Dr Sorensen tries gentle techniques before muzzling. “That might include making longer appointments, allowing the dog to come in and visit us and just have treats and leave without any treatment,” she says. “We might clear the waiting room or get the dog into a separate area of the hospital, and sedation can also make them feel safe and decrease anxiety.”

Educating pet owners

Mitigating the risk to vets often involves educating pet owners too. Many would be mortified if their pet attacked the vet, says Dr Davidson, though not everyone is the same. “Some pet owners I’ve encountered have an attitude problem, and aren’t accepting of the fact that their dog is very strong and they can’t control it,” she says bluntly. “I think vets are getting better at realising they don’t have to be a hero, and saying, ‘Sorry, I can’t work with your animal, you’ll have to give it medication at home first, so we can get the job done’.”

Dr Sorensen’s tactic is to ask owners lots of questions and focus on keeping both the owner and the pet as calm as possible. “If I manage this, it goes better for everyone. I might say, ‘Is he anxious? Okay. Let me just come up to him slowly. And please don’t tell him he’s a good dog when he’s tremoring. We’ll tell him he’s good once he’s settled and calm’.” 

She also runs a puppy preschool so dogs get used to coming to the vet and being handled. It also teaches owners how to minimise aggression. “It’s all about education. I’ve had pet owners say to me, ‘My last vet told me I could never come back’ and I think that’s kind of disappointing,” she says. “I think it’s our job to educate pet owners and rather than making the owner feel like they’re a failure and their dog is a failure, we should be advising them and if we can’t deal with the animal, helping them find a vet who can.”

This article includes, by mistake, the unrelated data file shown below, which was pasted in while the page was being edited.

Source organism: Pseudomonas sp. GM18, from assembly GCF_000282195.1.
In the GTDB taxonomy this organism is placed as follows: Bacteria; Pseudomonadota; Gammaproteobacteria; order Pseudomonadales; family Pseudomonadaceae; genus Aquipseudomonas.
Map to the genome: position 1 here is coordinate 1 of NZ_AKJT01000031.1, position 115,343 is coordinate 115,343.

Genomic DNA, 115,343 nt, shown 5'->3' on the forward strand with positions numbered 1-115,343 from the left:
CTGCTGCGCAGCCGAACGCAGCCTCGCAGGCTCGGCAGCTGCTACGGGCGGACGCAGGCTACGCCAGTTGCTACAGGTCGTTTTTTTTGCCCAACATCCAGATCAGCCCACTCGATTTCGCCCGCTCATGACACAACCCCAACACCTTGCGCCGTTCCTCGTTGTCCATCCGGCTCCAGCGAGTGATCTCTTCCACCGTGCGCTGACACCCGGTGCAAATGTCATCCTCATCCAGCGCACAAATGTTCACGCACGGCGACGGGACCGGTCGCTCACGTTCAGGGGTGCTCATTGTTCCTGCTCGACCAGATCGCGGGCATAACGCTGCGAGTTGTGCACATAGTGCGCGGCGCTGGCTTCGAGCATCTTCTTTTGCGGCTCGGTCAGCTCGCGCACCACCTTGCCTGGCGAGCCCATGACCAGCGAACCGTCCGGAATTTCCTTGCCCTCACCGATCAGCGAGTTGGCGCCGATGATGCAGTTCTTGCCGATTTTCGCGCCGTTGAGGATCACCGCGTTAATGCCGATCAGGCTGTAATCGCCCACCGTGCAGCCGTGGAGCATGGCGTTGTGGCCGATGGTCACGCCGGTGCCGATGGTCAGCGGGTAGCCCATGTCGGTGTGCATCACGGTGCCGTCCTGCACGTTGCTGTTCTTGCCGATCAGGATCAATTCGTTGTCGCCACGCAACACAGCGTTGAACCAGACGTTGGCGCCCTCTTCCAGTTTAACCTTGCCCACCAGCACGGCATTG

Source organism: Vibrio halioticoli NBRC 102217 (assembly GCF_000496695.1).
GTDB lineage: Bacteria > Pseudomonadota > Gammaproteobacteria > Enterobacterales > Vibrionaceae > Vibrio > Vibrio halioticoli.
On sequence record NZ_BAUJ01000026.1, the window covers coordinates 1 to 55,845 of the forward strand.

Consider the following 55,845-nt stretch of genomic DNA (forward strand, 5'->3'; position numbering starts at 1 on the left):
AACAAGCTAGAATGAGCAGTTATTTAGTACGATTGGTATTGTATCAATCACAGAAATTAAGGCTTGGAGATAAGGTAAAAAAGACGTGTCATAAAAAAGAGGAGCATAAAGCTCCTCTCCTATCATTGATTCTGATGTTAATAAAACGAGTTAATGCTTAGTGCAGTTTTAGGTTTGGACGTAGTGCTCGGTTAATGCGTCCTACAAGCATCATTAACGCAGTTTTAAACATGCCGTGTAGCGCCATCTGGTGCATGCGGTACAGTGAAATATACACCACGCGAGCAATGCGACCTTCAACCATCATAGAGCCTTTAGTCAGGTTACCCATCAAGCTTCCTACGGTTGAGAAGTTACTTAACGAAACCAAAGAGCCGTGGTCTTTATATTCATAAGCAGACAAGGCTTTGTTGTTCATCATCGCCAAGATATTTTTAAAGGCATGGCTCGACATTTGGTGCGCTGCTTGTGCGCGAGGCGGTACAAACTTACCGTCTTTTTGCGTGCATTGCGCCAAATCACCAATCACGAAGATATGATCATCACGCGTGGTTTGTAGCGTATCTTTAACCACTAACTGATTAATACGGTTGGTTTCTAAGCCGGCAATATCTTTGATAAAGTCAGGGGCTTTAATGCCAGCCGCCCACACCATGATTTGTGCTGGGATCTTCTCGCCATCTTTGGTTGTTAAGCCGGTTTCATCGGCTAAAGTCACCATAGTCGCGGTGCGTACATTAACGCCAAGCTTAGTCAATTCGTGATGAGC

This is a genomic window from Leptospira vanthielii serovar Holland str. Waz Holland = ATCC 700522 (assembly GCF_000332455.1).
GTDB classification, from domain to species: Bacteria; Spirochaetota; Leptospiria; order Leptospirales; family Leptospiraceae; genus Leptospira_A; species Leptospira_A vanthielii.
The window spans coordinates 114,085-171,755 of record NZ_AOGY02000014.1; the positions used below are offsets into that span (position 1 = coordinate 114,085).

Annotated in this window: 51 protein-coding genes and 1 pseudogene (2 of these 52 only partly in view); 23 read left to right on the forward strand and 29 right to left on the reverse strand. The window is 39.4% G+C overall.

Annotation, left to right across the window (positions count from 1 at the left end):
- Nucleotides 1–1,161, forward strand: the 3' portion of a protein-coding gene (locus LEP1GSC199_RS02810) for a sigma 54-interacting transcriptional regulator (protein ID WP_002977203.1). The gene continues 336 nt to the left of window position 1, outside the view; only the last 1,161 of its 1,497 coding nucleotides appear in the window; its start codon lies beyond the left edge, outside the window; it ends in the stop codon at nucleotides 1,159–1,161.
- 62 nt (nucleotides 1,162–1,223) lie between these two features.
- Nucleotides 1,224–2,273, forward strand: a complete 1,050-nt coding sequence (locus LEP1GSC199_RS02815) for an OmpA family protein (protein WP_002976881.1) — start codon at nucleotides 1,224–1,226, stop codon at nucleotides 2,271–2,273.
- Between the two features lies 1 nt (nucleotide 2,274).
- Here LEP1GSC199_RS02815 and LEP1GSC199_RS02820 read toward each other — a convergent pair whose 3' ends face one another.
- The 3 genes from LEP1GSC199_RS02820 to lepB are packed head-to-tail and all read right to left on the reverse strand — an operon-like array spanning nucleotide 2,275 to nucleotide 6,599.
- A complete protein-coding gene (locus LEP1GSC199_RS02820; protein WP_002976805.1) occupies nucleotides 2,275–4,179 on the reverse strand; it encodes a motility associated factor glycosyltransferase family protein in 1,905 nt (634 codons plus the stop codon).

4 steps to a safer clinic

Aside from minimising noise and keeping different species separate in the waiting room, you can reduce anxiety in fearful pets by doing the following: 

1. Use pheromones and music. “We have plug-in diffusers with synthetic pheromones in both our dog ward and cat ward, and we use pheromone sprays on our hands too,” says Dr Sorensen. “We also play specific calming music in both our dog and cat wards.”

2. Set up special consult times. “It might be the first or last consult of the day when the waiting room is quieter, says Dr Davidson. “Some clinics also block out the middle of the day for surgery, and you might want to use that time to book in an anxious dog.”

3. Neutralise odd smells. “Having separate consult rooms for cats and dogs helps, and we also try to minimise hospital smells as much as we can manage,” says Dr Sorensen.

4. Have larger consult rooms. “This one’s costly, as most clinics want to squeeze in extra consult rooms,” says Dr Davidson, “but a bigger room can help a fearful pet chill out. Having another exit is good too, so if something happens the vet can get out of there quickly.”